“I got a big salary,” he says, pulling off his sweat shirt.

“I was like, ‘This is gonna be different. I’m gonna stick with the winners. I’m gonna wear my slacks and collar shirts.’ I even went out and bought two really expensive design books,” he chuckles. “But the problem was, it was like 900 degrees and I’d be dripping with sweat. By the second day I was wearing my flip-flops and wife beater, and by the third day, I was in the back of the class with the shit-talkers, just like in high school. It couldn’t be any other way.”

What do you mean ‘the back of the class’? How did that translate on the job?

“We would take three-hour lunches and talk shit about the other people who worked there. I would leave the very minute it was time to go home; everyone else would stay late. I don’t know what they were doing.”

When he worked at C&C he remembers that when his co-workers heard he was from Berkeley, they said, “Figures.”

“I don’t like the idea of being different. I mean, I didn’t like that they thought I was some weirdo. Like, I’m from Berkeley and that’s some weird place and there’s something wrong with the way I have chosen to live my life.”

Haley says he doesn’t read the L.A. or N.Y. Times, or Adbusters, or any of the glossy Condé Nast or gossip rags. He has a subscription to The New Yorker and listens to KABC talk radio. He doesn’t listen to NPR, but does listen to This American Life on his Apple computer.

He likes the Rolling Stones, the Velvet Underground, the films of Godard, surrealist painters and the skater Mark Gonzales.

“That’s another thing, I feel like all of a sudden everyone is an ex-skateboarder,” he says, matter-of-factly.

“In one way, I covet the idea of being special, but in another way, I want the same things everyone else wants. I struggle with this,” he says in a pure tone that indicates he’s not struggling too hard.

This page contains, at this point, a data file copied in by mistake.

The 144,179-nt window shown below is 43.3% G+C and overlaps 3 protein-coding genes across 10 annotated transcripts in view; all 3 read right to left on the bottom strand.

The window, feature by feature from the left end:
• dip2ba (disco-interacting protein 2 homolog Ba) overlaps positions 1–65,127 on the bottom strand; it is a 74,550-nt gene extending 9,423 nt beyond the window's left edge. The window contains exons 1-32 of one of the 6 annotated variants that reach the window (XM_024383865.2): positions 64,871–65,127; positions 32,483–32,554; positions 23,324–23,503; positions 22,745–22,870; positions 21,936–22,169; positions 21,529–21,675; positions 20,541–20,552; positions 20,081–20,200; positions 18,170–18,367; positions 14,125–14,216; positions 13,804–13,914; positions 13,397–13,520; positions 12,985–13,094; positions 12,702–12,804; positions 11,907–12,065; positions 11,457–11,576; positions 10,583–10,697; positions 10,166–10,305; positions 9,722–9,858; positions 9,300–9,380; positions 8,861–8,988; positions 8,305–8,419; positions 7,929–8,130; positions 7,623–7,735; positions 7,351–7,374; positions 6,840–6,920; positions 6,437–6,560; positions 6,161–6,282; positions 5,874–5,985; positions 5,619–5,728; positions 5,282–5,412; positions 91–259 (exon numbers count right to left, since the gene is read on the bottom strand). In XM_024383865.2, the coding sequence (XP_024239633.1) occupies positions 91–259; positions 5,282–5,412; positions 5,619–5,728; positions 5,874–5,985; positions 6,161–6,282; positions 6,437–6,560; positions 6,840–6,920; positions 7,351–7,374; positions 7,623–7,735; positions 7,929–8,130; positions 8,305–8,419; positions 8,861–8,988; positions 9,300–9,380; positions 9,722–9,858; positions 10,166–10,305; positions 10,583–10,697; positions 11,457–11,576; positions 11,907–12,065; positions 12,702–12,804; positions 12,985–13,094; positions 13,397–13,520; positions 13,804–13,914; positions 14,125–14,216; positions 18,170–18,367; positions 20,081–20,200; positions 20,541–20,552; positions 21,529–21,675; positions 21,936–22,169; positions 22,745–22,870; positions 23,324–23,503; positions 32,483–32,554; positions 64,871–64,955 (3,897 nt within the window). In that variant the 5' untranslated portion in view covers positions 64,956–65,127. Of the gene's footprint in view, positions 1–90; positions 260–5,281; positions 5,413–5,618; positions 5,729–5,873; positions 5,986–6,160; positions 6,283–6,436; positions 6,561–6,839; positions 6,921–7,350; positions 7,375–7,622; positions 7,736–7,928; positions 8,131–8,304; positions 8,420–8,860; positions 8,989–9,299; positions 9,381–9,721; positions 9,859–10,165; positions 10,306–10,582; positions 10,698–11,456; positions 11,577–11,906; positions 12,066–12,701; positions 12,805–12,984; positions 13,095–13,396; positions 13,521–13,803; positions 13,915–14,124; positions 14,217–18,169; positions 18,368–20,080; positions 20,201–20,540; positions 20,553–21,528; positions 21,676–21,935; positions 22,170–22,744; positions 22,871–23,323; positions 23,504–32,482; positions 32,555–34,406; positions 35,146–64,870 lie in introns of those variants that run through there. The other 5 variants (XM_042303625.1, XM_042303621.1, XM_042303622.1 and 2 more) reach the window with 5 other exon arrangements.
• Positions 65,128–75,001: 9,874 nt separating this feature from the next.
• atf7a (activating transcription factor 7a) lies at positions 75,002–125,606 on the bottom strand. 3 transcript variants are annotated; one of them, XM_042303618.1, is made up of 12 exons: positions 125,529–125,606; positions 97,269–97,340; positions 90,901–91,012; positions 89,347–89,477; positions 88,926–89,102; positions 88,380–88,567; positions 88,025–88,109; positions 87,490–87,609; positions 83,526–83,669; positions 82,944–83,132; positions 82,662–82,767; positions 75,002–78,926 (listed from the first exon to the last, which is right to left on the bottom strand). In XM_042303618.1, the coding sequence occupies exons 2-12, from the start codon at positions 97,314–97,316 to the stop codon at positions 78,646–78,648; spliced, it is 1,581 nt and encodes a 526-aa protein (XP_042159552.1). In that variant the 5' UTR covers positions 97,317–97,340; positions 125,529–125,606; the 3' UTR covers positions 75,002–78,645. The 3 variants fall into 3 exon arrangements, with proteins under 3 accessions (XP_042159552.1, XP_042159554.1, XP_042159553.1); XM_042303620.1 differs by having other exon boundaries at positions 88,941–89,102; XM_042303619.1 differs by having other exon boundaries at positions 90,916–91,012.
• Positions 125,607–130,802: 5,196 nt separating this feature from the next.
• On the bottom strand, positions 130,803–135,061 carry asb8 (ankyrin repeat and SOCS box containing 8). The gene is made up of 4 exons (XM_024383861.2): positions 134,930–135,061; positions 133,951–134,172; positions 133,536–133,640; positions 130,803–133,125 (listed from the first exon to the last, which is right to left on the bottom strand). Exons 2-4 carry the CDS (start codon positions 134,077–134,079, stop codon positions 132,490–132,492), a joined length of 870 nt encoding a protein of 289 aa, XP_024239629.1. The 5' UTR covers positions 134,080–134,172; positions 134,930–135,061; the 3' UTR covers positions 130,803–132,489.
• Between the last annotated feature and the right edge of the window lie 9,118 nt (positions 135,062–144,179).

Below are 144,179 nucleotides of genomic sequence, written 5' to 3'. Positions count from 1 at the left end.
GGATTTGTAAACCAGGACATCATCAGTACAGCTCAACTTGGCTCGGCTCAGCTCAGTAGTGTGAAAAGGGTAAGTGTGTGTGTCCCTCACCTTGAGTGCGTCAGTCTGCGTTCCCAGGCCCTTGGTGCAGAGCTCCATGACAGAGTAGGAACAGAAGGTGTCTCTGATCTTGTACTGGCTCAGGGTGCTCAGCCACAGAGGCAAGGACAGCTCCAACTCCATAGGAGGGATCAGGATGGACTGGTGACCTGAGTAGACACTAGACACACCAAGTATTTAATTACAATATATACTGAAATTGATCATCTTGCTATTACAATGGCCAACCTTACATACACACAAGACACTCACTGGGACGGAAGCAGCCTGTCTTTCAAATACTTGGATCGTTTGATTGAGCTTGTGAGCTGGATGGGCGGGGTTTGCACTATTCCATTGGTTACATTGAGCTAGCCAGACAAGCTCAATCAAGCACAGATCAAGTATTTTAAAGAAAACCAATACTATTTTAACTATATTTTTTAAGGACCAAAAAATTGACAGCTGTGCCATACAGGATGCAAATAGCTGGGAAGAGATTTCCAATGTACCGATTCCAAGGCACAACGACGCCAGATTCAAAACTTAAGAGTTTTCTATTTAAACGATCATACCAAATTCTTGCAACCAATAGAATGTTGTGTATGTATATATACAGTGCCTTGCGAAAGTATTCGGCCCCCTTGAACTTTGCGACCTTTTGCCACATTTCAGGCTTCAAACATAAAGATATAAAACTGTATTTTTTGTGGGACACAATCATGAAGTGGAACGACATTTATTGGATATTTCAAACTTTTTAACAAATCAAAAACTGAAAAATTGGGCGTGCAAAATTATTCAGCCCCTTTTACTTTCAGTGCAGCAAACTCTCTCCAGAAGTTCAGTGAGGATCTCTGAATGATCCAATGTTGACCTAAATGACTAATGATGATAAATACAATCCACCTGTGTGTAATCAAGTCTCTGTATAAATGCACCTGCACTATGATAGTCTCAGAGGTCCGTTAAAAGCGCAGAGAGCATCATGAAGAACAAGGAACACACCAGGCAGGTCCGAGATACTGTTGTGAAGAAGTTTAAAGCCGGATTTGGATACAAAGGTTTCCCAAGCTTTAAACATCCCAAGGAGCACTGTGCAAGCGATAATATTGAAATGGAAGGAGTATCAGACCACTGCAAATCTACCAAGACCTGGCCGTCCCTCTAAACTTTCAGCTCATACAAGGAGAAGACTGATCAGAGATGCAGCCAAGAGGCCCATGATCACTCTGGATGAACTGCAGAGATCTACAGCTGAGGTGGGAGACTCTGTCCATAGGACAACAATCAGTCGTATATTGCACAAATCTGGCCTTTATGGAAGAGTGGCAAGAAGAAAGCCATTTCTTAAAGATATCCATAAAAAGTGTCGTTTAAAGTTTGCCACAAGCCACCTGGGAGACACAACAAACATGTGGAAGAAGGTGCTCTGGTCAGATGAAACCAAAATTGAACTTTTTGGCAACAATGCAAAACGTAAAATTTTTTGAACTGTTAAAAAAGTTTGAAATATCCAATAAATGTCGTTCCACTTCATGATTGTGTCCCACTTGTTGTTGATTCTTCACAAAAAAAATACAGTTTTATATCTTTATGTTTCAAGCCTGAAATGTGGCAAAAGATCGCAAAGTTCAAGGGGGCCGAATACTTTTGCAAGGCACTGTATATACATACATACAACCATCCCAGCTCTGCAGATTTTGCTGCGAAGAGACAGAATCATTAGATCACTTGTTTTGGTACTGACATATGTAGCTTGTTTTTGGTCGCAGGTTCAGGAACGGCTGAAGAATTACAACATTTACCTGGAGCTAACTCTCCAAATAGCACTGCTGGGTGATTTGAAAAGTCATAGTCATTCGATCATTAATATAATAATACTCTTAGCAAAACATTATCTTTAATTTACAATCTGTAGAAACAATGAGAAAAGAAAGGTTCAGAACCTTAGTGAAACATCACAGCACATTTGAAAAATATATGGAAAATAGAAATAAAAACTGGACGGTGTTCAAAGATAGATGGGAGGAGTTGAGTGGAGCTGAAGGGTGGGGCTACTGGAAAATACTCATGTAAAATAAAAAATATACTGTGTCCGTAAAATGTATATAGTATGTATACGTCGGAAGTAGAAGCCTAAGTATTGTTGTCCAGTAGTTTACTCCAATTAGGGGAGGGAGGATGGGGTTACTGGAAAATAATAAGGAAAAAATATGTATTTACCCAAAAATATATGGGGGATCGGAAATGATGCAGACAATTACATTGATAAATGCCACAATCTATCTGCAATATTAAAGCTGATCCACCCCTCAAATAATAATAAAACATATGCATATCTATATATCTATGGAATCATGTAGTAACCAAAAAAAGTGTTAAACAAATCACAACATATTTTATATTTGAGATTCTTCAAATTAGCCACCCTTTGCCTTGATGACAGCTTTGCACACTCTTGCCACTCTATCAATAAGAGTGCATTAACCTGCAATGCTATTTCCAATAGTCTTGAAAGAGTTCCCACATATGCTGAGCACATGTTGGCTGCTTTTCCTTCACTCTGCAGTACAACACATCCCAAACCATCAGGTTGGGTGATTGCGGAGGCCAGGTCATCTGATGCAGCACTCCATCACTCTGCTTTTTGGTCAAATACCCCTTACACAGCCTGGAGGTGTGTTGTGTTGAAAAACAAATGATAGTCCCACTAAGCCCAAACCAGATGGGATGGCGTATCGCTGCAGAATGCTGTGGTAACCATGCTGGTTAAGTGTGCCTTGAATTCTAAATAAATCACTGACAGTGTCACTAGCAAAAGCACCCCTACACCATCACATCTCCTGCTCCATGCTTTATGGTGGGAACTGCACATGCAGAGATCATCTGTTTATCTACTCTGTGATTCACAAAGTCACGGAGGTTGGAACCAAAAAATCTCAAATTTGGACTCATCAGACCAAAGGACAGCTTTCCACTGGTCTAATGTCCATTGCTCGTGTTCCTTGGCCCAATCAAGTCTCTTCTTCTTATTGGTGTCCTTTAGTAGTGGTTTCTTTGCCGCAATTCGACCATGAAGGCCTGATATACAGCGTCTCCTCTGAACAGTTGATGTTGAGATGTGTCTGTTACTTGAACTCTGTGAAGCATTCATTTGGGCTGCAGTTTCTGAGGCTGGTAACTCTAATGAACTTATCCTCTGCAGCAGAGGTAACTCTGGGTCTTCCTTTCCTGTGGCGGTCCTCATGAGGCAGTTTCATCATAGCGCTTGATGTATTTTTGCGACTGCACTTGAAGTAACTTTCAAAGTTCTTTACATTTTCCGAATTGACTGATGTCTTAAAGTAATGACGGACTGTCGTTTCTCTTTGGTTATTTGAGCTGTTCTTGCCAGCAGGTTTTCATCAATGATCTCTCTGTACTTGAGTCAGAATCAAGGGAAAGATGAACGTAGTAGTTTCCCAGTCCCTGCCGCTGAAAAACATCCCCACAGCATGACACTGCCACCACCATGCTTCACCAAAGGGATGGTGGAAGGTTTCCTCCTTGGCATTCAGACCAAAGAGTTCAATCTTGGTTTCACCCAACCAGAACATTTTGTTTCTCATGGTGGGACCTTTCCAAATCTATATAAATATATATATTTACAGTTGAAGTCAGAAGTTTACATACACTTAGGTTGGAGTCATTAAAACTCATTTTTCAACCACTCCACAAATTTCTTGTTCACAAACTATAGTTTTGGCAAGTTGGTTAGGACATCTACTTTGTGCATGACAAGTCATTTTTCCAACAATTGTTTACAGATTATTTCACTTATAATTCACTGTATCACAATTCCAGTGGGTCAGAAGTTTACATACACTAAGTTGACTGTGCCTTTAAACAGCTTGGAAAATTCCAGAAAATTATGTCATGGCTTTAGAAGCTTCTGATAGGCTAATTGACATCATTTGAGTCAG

So, you’re special just like every other special person?


Like every other outsider, there’s no place for you?

“Exactly. In some ways it’s an asset and in others it is a liability.”

Haley believes the very idea that he started his own T-shirt line is predictable. It’s the kind of thing people like him do.

The line, Dr. HotDog, which sells at Aero & Co. on Third Street, and officially launches next month at the Pool Trade Show in Vegas (an apparel show that was conceived in 2000 as an alternative to the “mainstream market trade shows”), is described on the Web site, where the shirts also sell, as “all about being rad and kool and groovy.”

Haley elaborates that the concept behind his designs are “a spoof on low culture.”

The one he is wearing now has a drawing of King Tut’s head and the word “Lover” written in an Old English typeface. There’s one that says “100% Rad,” and another, with a drawing of Darth Vader, called “Who’s Your Daddy?” Haley says that one is in reference to those guys who have a Darth Vader sticker on their cars, or cobweb tattoos on their elbows. They all have the snarkiness of Wacky Packs for big kids, or pop-culture commentary doodled on an angst-y teenager’s Pee-Chee folder.

“[They’re] silly and hand-drawn,” says Haley, who also enjoyed the drawings in Kurt Cobain’s diary published a few years back. “Like, in reaction to all the superclean graphics, everyone is into drawings right now, and so am I.”

Does that depress you?

“No. I just think, if this were a board game, there would be a character like me. Like, there are hundreds of thousands of people like me.”